To the Editor:
On Nov. 6, Amherst is doing something for the first time: electing a Town Council. In March 2018, Amherst voted to reorganize its town government, creating a new era and new opportunities for the town. In this historic election, students should make their voices heard.
The University of Massachusetts has a rich history of activism and 2018 is no exception; students and young people continue to lead the fight against hatred and injustice. But one thing remains true: students don’t show up for local elections. For example, in the March 2018 town election, only 12 students living in UMass dorms voted!
As three Town Council candidates running to represent districts with large student populations, we encourage students to vote in November. But when talking to students we often hear two reasons why students don’t vote in Amherst elections. First, many students simply aren’t registered in Amherst. Not only are students residents of Amherst, but they make up a significant proportion of residents. Fifty-six percent of Amherst’s population is between 18 and 24 years of age. Students live in Amherst, September through May, meaning they spend more of the year here than anywhere else. While here they rely on the town, from Amherst’s first responders to our roads and bike lanes. And the town relies on them. The colleges are the economic engine of our community, providing much of what makes living here so desirable. And students contribute to the local economy, supporting our local businesses, our labor force, employed as bus drivers, childcare providers, healthcare support, restaurant workers and so much more. Students can and should register to vote in Amherst.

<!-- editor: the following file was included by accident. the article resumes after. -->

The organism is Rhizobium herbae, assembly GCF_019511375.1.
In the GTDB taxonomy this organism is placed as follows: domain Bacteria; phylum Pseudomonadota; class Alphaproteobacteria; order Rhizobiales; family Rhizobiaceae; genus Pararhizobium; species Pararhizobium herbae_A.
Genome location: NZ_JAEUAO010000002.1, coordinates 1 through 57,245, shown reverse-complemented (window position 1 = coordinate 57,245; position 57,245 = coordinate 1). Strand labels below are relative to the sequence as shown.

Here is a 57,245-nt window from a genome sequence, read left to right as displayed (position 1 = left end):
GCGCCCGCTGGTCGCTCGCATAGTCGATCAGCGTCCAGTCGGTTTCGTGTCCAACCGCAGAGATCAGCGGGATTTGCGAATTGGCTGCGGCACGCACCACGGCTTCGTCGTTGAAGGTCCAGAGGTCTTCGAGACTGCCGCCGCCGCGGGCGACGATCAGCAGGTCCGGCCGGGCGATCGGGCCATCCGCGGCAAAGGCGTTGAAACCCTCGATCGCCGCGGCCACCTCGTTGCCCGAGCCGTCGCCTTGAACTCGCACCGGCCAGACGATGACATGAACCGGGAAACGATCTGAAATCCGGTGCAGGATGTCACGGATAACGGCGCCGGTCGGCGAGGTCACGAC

Many students also feel the actions of Amherst’s local government don’t really affect them. But two examples reveal otherwise. Most important is housing; rental prices in Amherst are higher than surrounding towns, and apartments are sparse. It’s hard for any renter, student or non-student, to find available, affordable and adequate housing. This is avoidable and the result of past actions that constrained new housing development. In this election, students have a clear interest in electing Town Councilors that will work to increase Amherst’s affordable housing supply.
The second issue is marijuana. In 2016, 73 percent of Amherst voters supported the legalization of recreational marijuana. But the law leaves substantial authority to individual cities and towns to regulate marijuana. In response, some nearby towns, Hadley and Granby, passed temporary moratoriums on dispensaries, while others, South Hadley, passed outright bans. Amherst has begun the work of regulating marijuana dispensaries in town, and Amherst’s new Town Councilors will continue that work. Students should elect Town Councilors that will carry out the will of Amherst voters.
These are just two of many ways that local government actions will affect students. Students have an important say in Amherst. On the precipice of this new era, students must demonstrate that their voices and their votes matter, and ensure they elect Town Councilors that represent their interests. The deadline to register to vote is Oct. 17. You can go to www.vote.gov to change your registration to your UMass dorm or Amherst apartment address. The election is Nov. 6. You will receive two ballots, one for the state election and one for Town Council; be sure to fill out both. Register, show up and vote!
John Page, Candidate for District 3 Town Councilor
Evan Ross, Candidate for District 4 Town Councilor
Nicola Usher, Candidate for District 1 Town Councilor